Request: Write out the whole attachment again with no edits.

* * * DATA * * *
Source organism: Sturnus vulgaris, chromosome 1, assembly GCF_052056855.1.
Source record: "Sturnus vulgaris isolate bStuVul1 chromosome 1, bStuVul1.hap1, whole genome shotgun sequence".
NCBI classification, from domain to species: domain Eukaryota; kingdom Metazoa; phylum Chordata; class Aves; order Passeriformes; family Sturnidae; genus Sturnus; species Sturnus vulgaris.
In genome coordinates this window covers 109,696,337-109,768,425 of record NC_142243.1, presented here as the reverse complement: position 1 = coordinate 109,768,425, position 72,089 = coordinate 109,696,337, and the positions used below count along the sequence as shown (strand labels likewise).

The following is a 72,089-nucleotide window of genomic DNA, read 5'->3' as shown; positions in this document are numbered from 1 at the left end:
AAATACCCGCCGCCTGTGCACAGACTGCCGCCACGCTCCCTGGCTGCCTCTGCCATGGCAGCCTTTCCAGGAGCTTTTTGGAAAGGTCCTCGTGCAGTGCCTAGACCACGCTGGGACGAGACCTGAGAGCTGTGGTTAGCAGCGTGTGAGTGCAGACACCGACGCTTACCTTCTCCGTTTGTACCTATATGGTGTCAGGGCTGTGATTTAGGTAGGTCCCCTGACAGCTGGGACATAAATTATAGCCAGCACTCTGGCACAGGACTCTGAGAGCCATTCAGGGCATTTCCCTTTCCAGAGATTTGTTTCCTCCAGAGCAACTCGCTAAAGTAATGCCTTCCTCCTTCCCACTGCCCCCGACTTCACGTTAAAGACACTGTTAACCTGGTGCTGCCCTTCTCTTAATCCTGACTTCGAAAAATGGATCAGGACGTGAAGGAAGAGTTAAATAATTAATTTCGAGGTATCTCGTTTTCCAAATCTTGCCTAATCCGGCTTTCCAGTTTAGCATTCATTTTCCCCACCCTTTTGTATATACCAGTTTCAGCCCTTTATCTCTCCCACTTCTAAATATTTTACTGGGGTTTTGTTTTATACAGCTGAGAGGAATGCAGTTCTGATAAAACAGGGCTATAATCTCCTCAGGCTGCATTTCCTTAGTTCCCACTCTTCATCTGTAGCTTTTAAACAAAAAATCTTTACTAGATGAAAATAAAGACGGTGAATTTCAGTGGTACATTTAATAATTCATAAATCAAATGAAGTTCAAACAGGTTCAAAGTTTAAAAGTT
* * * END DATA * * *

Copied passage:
Source organism: Sturnus vulgaris, chromosome 1, assembly GCF_052056855.1.
Source record: "Sturnus vulgaris isolate bStuVul1 chromosome 1, bStuVul1.hap1, whole genome shotgun sequence".
NCBI classification, from domain to species: domain Eukaryota; kingdom Metazoa; phylum Chordata; class Aves; order Passeriformes; family Sturnidae; genus Sturnus; species Sturnus vulgaris.
In genome coordinates this window covers 109,696,337-109,768,425 of record NC_142243.1, presented here as the reverse complement: position 1 = coordinate 109,768,425, position 72,089 = coordinate 109,696,337, and the positions used below count along the sequence as shown (strand labels likewise).

The following is a 72,089-nucleotide window of genomic DNA, read 5'->3' as shown; positions in this document are numbered from 1 at the left end:
AAATACCCGCCGCCTGTGCACAGACTGCCGCCACGCTCCCTGGCTGCCTCTGCCATGGCAGCCTTTCCAGGAGCTTTTTGGAAAGGTCCTCGTGCAGTGCCTAGACCACGCTGGGACGAGACCTGAGAGCTGTGGTTAGCAGCGTGTGAGTGCAGACACCGACGCTTACCTTCTCCGTTTGTACCTATATGGTGTCAGGGCTGTGATTTAGGTAGGTCCCCTGACAGCTGGGACATAAATTATAGCCAGCACTCTGGCACAGGACTCTGAGAGCCATTCAGGGCATTTCCCTTTCCAGAGATTTGTTTCCTCCAGAGCAACTCGCTAAAGTAATGCCTTCCTCCTTCCCACTGCCCCCGACTTCACGTTAAAGACACTGTTAACCTGGTGCTGCCCTTCTCTTAATCCTGACTTCGAAAAATGGATCAGGACGTGAAGGAAGAGTTAAATAATTAATTTCGAGGTATCTCGTTTTCCAAATCTTGCCTAATCCGGCTTTCCAGTTTAGCATTCATTTTCCCCACCCTTTTGTATATACCAGTTTCAGCCCTTTATCTCTCCCACTTCTAAATATTTTACTGGGGTTTTGTTTTATACAGCTGAGAGGAATGCAGTTCTGATAAAACAGGGCTATAATCTCCTCAGGCTGCATTTCCTTAGTTCCCACTCTTCATCTGTAGCTTTTAAACAAAAAATCTTTACTAGATGAAAATAAAGACGGTGAATTTCAGTGGTACATTTAATAATTCATAAATCAAATGAAGTTCAAACAGGTTCAAAGTTTAAAAGTT